The application of usability engineering to the design of medical devices is defined by IEC-62366-1. The FDA recognizes this standard but has also published a guidance document describing the process as they see it. Fortunately there are no fundamental conflicts between the two and the guidance is, for me, an easier read.
Both are primarily concerned with identifying potential hazards related to usability and incorporating these into the risk management process. How they get to the point of identifying them can be the confusing part.
The general requirements for; what is the device to be used for, who is going to use it and in what environment the device will be used must be defined as part of the design process. Whereas this used to be included in a high level requirements document, this now must be part of a use specification.
Human factors engineering usually follows with an analysis phase where anthropometric data is used to guide the ergonomic design of the device. At the same time similar devices are considered and end users consulted to further guide the design. The study of existing devices is the first source of potential hazards which are fed into the risk analysis process.
A first attempt at a use case is created, and from this the interactions between the operator, patient and device are defined. More potential hazards are defined at this point as failures to perform the steps in the use case correctly or incorrect information exchanged between the operator, patient and device are considered.
IEC vs. FDA
The guidance document gives a good description of the analysis phase where the standard is much less clear. Looking at this from a generic design control perspective, the analysis phase is the design inputs definition. At this point a first iteration of the user interface is required which means designing the UI and making something testable. The standard confusingly only talks about design at the end of the process, but really this is all design work.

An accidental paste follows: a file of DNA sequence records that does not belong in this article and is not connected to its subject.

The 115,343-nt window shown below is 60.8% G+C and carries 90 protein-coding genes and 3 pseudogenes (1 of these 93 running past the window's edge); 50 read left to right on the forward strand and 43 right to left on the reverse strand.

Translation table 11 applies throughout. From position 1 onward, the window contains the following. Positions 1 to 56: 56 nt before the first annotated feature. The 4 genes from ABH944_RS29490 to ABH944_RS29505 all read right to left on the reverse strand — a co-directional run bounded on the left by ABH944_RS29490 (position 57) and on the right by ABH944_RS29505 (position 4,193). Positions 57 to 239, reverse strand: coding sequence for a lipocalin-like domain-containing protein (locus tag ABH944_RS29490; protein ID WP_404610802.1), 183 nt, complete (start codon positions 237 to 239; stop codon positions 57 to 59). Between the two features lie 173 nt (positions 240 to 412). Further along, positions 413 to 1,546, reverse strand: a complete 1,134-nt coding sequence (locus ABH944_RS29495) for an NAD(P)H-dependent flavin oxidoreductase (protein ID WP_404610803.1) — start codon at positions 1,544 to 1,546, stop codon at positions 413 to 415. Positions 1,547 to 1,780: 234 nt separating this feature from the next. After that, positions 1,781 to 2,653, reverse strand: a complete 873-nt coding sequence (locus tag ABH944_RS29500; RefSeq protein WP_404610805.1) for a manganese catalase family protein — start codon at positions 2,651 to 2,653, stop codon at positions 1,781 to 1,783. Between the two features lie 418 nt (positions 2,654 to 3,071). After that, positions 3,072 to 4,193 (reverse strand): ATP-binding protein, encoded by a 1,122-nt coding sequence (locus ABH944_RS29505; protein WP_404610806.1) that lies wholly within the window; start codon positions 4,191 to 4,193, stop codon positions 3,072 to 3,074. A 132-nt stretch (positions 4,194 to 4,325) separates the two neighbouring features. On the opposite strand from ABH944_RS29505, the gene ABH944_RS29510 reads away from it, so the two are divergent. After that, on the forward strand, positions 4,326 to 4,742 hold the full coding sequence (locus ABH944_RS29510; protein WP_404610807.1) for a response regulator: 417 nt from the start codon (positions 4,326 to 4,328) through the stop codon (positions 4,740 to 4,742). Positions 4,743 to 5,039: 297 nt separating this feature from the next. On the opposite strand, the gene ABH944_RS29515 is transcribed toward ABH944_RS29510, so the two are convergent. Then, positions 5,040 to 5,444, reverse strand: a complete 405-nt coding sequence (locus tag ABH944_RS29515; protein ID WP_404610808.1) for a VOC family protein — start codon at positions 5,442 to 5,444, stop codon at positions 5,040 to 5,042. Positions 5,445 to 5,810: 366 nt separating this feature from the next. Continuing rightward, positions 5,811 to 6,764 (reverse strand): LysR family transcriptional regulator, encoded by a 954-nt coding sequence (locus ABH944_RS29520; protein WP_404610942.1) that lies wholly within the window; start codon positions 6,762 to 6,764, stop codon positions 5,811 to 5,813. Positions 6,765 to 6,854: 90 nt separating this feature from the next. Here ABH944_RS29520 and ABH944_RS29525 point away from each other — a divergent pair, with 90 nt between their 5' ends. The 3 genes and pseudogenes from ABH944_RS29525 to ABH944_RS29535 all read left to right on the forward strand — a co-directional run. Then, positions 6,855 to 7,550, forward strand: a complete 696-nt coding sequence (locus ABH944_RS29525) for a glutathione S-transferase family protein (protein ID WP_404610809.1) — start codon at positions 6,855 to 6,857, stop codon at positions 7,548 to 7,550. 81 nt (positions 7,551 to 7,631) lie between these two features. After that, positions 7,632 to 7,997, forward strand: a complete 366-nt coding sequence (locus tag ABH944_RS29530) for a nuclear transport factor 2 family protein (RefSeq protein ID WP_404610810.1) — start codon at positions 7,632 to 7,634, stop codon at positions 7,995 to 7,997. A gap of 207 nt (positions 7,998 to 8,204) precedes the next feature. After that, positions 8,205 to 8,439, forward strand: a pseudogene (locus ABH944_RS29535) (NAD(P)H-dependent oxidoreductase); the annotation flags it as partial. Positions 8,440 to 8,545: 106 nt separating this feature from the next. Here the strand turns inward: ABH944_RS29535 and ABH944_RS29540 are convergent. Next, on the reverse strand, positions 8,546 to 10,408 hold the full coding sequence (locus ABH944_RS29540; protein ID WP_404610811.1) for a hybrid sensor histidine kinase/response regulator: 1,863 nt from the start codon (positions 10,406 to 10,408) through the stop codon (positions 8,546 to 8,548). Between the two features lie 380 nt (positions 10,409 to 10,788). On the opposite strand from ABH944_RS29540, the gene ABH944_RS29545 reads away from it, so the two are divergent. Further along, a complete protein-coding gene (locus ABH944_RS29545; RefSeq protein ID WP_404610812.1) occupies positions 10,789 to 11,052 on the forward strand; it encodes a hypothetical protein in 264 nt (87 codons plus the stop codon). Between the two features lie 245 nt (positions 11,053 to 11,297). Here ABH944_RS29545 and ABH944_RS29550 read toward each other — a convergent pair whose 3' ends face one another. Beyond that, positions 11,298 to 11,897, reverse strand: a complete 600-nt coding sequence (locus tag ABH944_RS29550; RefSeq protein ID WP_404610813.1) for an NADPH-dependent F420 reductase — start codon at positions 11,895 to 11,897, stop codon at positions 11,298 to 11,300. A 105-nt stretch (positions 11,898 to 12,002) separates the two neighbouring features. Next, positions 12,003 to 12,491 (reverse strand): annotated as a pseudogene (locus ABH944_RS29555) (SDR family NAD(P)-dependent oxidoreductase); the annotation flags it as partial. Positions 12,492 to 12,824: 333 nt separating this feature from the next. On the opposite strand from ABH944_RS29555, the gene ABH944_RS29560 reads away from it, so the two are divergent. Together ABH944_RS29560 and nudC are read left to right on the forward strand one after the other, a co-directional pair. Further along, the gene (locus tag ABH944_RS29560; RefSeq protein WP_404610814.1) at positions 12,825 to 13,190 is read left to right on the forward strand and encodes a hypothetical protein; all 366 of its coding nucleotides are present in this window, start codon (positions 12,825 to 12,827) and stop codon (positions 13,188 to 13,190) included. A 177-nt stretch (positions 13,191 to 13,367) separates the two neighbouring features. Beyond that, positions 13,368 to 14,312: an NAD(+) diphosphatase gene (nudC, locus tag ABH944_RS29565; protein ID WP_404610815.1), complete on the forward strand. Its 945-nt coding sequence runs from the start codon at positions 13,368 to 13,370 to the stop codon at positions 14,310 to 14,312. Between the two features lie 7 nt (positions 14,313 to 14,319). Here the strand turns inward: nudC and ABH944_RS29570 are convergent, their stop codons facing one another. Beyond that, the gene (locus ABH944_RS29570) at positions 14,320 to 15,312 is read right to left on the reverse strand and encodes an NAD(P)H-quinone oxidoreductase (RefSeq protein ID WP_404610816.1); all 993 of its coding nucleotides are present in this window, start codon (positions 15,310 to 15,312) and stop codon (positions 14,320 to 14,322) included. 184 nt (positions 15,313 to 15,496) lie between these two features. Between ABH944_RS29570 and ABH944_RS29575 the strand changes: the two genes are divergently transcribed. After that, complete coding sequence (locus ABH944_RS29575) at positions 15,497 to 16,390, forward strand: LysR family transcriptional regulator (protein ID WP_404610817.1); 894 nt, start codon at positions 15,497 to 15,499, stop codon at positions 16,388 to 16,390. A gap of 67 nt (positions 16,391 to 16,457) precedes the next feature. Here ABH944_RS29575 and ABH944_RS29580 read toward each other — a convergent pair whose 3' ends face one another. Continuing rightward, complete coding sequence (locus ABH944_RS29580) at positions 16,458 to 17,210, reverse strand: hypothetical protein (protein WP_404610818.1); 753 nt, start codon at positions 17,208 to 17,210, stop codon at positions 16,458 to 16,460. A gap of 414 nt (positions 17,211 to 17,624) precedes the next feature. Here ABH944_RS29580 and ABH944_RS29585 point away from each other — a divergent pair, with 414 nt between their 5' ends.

Iteration is the next part of the process and the use of renderings, mock-ups and low fidelity models to start getting feedback from users is critical to getting to a final design. The standard seems to make this more complicated than it really is. A methodical approach and careful consideration of how to test these early prototypes is essential but often the results are obvious and the feedback immediate. A key part of this is to continually update the use case and to develop a detailed specification of the user interface based on what is learned from the prototypes. At the same time the potential hazards associated with the UI are fed into the risk management process and any required mitigations incorporated into the design. All of this is the formative testing which exercises portions of the UI in order to finalise the design.
At some point a final design evolves and summative testing of the device as a whole can start. Again lessons learned are fed back into the process and the design evolves. The final summative testing is intended to validate the UI as part of a safe and effective device.
This is a very brief description of what can be a lengthy process but none of it is difficult. Like all design work it requires a lot of hard work, a little bit of inspiration to distill things down to a final design. In the end we want a user interface that is as simple as possible to minimise the risk of error while giving the operator all of the required information and control.